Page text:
The House of Representatives Will Not Be Televised

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Original image by Gage Skidmore

Something amazing is happening in the House of Representatives right now.

Something is actually happening in the House of Representatives.

At about noon today civil rights icon Rep. John Lewis and other Democrats launched a sit-in on the House floor to force Republican leaders to grant a vote on gun-control measures.

Instead of agreeing to a vote, House Speaker Paul Ryan shut off the cameras in the House chamber.

People began flocking to Twitter to express outrage at C-SPAN, but the nonprofit cable broadcaster has no control over the cameras on the House floor.

The fault rests with Speaker Ryan, who decided to literally shut down the debate by cutting the public out.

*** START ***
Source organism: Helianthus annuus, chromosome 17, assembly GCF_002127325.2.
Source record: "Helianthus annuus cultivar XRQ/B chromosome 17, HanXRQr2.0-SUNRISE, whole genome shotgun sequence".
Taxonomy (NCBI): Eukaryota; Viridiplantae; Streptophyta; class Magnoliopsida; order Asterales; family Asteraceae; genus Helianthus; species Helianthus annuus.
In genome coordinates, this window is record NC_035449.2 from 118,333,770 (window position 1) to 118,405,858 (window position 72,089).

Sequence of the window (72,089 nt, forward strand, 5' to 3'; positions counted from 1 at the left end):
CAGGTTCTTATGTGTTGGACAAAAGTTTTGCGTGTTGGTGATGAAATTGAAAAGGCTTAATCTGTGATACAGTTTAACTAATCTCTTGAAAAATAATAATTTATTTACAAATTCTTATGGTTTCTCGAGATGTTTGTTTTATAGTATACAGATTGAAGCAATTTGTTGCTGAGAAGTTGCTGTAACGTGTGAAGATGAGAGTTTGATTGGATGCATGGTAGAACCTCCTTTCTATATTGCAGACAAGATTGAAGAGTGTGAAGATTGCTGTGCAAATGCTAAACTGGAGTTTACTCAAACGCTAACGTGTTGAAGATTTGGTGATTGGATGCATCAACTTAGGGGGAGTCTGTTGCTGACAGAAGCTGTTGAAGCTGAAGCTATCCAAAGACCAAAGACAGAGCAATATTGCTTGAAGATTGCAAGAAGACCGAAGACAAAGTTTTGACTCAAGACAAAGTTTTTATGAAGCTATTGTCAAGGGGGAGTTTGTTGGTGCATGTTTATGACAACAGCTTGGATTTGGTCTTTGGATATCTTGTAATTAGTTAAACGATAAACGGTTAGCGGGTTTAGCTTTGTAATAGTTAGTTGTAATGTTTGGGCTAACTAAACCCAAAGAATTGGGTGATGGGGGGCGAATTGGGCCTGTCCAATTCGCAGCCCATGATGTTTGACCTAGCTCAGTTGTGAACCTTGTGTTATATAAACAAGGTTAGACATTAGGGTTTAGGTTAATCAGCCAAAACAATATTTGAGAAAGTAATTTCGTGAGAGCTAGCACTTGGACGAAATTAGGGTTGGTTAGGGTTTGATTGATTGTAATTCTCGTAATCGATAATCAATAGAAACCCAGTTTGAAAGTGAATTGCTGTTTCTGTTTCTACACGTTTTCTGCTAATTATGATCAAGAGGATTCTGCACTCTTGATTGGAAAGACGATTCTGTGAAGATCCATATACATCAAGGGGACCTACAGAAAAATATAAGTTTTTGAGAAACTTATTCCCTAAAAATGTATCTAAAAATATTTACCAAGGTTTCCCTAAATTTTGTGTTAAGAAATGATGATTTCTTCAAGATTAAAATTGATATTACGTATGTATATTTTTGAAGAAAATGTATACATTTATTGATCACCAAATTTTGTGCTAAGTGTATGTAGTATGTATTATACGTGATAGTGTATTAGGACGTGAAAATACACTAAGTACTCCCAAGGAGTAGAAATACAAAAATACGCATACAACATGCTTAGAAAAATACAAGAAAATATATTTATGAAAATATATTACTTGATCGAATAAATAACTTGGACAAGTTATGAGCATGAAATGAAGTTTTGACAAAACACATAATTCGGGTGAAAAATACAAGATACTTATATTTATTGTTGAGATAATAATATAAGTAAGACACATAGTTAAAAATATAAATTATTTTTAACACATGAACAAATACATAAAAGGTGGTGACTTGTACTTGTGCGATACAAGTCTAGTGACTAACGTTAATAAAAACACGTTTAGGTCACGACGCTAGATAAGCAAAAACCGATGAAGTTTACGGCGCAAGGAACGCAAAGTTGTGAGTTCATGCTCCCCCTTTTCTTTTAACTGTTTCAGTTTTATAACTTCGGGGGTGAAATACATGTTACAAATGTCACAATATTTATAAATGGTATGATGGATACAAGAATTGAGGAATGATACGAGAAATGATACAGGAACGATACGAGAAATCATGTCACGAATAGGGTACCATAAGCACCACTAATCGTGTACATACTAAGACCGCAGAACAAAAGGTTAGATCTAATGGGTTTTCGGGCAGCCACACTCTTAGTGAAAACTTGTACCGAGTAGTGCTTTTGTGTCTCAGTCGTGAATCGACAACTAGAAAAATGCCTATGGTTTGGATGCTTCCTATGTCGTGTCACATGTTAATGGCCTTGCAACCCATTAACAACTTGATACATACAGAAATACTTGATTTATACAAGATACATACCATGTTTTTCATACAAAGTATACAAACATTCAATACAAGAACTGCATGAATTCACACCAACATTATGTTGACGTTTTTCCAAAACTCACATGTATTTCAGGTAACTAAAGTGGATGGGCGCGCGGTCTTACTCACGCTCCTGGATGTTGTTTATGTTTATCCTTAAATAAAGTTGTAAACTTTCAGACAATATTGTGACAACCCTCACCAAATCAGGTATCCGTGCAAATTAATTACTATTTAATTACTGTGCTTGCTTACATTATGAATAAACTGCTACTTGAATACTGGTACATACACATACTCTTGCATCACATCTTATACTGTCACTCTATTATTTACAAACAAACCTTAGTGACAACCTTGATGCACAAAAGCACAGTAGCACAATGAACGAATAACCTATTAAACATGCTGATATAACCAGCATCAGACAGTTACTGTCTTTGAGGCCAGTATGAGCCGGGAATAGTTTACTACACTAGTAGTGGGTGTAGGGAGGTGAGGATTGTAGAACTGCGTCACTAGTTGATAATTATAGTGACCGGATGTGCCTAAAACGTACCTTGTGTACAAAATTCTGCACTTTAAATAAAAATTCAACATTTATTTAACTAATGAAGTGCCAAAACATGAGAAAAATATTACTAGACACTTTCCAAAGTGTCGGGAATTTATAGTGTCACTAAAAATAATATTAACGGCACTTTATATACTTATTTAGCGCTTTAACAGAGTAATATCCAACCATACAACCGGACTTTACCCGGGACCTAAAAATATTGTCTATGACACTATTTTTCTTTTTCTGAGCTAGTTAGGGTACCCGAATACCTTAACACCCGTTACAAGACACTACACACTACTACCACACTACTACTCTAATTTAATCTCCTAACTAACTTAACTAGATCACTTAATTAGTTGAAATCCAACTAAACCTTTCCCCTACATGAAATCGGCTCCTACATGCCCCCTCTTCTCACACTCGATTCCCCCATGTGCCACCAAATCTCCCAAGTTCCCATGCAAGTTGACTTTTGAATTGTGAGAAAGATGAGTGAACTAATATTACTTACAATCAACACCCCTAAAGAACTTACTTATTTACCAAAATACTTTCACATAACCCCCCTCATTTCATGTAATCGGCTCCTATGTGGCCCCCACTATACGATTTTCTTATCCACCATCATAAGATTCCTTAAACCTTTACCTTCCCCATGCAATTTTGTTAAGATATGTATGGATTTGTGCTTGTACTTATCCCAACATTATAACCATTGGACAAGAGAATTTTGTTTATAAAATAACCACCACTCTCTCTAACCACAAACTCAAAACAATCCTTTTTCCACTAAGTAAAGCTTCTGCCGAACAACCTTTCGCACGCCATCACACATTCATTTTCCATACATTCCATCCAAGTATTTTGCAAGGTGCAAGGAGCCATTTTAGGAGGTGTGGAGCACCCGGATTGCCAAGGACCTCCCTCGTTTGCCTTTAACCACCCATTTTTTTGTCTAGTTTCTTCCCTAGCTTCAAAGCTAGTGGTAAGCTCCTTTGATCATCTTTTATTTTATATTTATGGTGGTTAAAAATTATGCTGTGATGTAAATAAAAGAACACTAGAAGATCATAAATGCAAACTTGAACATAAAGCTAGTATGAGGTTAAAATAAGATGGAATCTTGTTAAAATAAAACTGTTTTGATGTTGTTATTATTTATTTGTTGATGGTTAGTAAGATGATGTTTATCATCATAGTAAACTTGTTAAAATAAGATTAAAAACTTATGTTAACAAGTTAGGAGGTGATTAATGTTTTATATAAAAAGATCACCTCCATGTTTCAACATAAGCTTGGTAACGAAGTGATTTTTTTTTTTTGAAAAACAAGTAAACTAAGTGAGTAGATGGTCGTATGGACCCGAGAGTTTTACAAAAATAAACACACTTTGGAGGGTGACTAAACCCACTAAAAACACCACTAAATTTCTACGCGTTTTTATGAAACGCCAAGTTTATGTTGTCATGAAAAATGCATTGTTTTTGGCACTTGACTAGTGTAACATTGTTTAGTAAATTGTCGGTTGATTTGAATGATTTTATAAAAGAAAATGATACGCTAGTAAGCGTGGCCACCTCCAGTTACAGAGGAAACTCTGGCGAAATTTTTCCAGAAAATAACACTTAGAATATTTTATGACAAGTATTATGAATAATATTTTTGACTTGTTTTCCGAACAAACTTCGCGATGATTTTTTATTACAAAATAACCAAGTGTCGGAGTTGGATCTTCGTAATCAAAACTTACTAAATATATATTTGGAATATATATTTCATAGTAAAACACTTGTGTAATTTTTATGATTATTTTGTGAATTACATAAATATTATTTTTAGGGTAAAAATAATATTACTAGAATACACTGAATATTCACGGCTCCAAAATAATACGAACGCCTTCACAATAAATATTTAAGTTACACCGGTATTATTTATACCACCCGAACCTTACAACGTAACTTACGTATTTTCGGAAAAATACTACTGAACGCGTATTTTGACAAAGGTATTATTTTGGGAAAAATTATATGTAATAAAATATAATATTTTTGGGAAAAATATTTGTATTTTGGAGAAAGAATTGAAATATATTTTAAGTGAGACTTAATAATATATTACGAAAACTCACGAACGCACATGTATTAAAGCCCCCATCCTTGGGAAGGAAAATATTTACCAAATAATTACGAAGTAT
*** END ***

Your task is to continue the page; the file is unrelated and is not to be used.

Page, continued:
(If you think this is as outrageous as I do, you can send a message to Ryan's office.)

Representatives are using Twitter and livestreaming apps like Periscope to show what's happening. Unable to provide its usual coverage, C-SPAN has been broadcasting representatives' cellphone feeds (in all their flaws).

The technological workaround isn't lost on viewers or the members of Congress participating in the sit-in. Throughout the afternoon we've heard a mix of speeches and conversations about how to share what's happening with the public as Rep. Scott Peters encouraged other representatives to download Periscope, which was crashing due to the large volume of viewers.

One week after a federal appeals court ruled that Net Neutrality would indeed remain the law of the land, seeing how people are using technology like Twitter and Periscope to get around Ryan's obstructionism is a wonderful reminder of just how important the open internet is.